Ammonium Chlorate – an Inorganic Compound

Ammonium Chlorate – an Inorganic Compound

Ammonium chlorate is an inorganic chemical having the formula NH4ClO3. It’s an ionic compound made up of two polyatomic ions. In this lesson, we will look at the formula of ammonium chlorate, as well as its solubility and applications.

It is made by neutralizing chloric acid with ammonia or ammonium carbonate, or by precipitating barium, strontium, or calcium chlorates with ammonium carbonate or ammonium sulfate, yielding the corresponding carbonate or sulfate precipitate and an ammonium chlorate solution. Ammonium chlorate crystallizes in the form of tiny needles that are easily soluble in water.


Ammonium chlorate is a very unstable salt that is primarily employed in the production of explosives. Its pure form is exceedingly unstable and prone to exploding. It’s a clear, colorless crystal salt. It has a density of 2.42 g mL-1 and a melting point of 3800C. It is soluble in water and diluted alcohol solutions, but in pure alcohols it is insoluble.

  • Appearance: Small colorless crystals
  • Density: 2.42 g/cm3
  • Melting Point: 380°C
  • Molar Mass: 101.49 g/mol
  • Color: White, unstable, colorless crystals or needles


The bitartrate method is a manufacturing candidate that can be used if unusual chlorates are currently unavailable or must be manufactured. Warm potassium chlorate and ammonium bitartrate solutions are required. The latter can be made by combining aqueous ammonia with an excess of tartaric acid. The precipitation of ammonium chlorate will then occur as a result of a double displacement process.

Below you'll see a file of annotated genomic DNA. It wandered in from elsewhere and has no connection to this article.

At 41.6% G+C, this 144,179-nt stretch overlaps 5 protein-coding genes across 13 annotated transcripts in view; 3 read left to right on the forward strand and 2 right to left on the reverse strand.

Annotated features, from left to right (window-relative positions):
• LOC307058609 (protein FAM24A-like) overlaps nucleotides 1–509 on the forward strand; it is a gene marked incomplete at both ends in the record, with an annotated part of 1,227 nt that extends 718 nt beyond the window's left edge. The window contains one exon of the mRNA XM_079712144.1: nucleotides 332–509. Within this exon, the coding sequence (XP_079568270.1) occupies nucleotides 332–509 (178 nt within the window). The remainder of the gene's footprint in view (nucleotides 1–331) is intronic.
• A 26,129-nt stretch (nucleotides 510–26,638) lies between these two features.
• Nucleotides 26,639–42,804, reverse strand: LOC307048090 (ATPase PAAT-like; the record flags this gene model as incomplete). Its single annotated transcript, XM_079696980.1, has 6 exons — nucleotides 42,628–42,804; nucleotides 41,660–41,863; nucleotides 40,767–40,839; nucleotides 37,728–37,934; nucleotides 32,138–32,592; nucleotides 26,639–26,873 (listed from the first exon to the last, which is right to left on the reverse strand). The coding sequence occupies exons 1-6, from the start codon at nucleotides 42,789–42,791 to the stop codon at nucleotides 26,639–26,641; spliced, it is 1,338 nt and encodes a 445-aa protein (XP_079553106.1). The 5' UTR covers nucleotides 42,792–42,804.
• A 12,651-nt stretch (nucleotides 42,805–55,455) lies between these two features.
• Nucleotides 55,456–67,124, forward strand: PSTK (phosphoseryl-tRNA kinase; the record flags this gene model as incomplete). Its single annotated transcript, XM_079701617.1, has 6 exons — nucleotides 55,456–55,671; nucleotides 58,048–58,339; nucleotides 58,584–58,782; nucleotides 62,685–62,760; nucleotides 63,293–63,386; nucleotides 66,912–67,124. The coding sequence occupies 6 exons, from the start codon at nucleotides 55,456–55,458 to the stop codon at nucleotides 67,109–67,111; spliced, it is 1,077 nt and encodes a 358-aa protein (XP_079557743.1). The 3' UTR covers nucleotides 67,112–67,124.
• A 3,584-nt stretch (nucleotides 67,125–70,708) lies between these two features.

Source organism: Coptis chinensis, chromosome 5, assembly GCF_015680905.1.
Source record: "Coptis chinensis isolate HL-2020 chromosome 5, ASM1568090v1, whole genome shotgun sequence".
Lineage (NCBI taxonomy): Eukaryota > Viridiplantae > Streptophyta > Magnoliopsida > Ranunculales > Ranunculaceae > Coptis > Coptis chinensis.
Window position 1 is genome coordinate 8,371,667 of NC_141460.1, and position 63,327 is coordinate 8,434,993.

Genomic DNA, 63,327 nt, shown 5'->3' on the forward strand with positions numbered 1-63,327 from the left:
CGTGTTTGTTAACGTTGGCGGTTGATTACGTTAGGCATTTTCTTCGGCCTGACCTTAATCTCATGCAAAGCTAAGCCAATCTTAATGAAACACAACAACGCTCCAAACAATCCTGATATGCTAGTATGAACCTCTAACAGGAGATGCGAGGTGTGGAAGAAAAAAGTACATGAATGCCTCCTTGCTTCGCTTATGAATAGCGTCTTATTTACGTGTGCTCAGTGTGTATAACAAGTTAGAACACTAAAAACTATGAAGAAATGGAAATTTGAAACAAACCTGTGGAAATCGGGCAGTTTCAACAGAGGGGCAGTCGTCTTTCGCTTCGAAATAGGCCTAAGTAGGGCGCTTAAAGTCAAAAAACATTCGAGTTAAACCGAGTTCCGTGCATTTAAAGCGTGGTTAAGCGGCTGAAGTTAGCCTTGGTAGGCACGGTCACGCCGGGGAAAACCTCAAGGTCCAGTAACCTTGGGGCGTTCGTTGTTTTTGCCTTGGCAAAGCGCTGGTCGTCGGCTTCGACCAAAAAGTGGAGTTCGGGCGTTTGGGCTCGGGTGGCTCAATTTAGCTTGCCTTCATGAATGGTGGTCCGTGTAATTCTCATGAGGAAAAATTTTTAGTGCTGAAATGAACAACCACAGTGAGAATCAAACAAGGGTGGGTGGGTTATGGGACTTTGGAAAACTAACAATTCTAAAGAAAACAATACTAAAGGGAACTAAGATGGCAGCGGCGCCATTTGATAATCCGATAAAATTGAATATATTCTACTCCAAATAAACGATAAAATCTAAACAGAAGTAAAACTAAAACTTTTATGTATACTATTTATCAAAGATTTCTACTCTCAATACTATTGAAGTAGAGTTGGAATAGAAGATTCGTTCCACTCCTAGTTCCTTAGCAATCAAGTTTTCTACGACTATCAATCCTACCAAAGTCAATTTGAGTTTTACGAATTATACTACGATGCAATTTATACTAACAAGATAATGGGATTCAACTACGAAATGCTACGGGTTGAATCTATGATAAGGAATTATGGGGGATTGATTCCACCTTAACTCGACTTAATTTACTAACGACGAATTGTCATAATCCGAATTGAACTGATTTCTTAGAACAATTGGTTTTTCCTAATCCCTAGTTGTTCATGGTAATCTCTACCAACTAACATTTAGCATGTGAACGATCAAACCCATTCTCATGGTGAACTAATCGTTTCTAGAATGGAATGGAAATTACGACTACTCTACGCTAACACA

Ammounium chlorate can be made by mixing stoichiometric solutions of ammonium nitrate and sodium chlorate or ammonium sulfate and barium chlorate.

Ammonium chlorate is prepared from the neutralization of chloric acid with ammonia or ammonium carbonate:

HClO3 + NH3 → NH4ClO3

It can be prepared by reacting barium or calcium chlorate with ammonium sulfate to obtain the ammonium chlorate and barium or calcium sulfate. Calcium and barium cations form insoluble sulfates in water, thus it can be easily removed from the reaction mix.

Ca(ClO3)2 + (NH4)2SO4 → 2NH4ClO3 + CaSO4(s)


Ammonium chlorate decomposes when heated to roughly 102 °C, releasing nitrogen, chlorine, and oxygen. It dissolves in weak aqueous alcohol but not in strong alcohol. This compound is a strong oxidant and should never be stored with combustible materials because it can readily generate explosive compositions.

At room temperature, ammonium chlorate is an extremely unstable oxidant that will break down independently, occasionally violently. This is caused by the interaction of the reducing ammonium cation and the oxidizing chlorate anion. Even solutions are often unstable. Because of the dangers associated with this salt, it should only be kept in solution when needed and should never be allowed to crystallize.


Ammonium chlorate has a fairly limited range of applications. The principal application for unstable salts is typically in the creation of explosive or chemical weapons.

Health effects/safety hazards

Ammonium chlorate is extremely hazardous. Its shipment is forbidden because to the significant risk of explosions. When exposed to light or heat, it can violently explode in concentrated solutions.